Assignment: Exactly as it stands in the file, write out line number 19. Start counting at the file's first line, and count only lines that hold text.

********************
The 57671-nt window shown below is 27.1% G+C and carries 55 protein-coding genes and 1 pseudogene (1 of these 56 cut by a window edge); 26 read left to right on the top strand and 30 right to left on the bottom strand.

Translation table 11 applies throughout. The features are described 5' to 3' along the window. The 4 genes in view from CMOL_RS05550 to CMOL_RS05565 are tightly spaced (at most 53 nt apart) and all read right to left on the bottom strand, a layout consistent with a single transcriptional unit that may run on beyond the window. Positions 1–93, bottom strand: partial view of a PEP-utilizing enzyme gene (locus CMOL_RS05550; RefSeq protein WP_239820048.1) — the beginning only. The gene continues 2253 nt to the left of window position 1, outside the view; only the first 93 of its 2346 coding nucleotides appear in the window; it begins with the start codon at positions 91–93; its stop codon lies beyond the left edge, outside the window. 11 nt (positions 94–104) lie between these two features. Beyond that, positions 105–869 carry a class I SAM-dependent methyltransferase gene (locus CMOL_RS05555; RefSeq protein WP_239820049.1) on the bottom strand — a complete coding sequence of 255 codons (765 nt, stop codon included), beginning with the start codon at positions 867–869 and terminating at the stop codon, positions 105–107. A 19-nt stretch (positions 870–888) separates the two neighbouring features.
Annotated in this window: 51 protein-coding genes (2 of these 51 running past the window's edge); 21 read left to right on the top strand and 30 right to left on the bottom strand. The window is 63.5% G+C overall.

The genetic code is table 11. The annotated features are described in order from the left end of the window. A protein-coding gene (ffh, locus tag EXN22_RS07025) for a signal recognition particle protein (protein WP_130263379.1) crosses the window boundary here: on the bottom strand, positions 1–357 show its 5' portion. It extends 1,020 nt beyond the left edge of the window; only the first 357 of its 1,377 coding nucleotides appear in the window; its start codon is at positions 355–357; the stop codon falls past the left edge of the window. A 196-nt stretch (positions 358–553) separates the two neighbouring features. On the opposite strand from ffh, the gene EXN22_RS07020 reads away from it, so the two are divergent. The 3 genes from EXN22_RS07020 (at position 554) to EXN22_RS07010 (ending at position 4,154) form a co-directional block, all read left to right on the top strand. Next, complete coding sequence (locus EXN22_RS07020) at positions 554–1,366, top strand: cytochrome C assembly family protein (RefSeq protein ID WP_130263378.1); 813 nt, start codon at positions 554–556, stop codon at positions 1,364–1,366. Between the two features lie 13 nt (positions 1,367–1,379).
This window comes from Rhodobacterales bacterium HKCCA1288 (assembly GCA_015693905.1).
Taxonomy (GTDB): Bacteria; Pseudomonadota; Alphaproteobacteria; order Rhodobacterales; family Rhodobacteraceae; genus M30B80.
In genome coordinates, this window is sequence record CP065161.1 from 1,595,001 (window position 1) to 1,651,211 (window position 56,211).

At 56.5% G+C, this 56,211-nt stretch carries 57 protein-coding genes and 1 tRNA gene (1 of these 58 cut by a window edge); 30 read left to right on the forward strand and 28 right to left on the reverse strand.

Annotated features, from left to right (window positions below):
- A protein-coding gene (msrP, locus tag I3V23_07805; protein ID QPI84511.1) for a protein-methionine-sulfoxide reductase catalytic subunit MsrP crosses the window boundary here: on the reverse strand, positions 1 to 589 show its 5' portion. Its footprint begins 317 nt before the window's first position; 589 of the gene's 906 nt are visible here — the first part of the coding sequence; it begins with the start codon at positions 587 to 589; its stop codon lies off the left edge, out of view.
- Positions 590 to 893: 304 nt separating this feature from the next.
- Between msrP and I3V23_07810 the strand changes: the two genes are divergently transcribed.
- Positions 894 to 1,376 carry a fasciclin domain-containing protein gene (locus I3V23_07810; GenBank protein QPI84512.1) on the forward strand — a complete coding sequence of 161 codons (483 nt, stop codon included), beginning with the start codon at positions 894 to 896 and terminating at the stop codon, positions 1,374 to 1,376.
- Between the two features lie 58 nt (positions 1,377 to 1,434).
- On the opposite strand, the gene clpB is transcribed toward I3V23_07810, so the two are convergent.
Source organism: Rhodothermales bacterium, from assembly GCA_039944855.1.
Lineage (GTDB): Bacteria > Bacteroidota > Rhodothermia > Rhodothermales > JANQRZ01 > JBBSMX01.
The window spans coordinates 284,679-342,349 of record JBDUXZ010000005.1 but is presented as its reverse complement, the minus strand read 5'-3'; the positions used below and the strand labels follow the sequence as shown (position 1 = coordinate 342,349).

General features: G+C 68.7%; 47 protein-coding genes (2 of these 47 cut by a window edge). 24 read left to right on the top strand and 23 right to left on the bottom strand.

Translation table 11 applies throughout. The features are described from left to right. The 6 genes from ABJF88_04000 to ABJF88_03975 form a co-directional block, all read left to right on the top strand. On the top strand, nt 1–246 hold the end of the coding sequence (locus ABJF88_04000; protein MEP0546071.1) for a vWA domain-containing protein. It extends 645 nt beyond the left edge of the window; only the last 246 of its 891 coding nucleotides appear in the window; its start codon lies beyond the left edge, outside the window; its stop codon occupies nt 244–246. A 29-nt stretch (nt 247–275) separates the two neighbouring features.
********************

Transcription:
General features: G+C 68.7%; 47 protein-coding genes (2 of these 47 cut by a window edge). 24 read left to right on the top strand and 23 right to left on the bottom strand.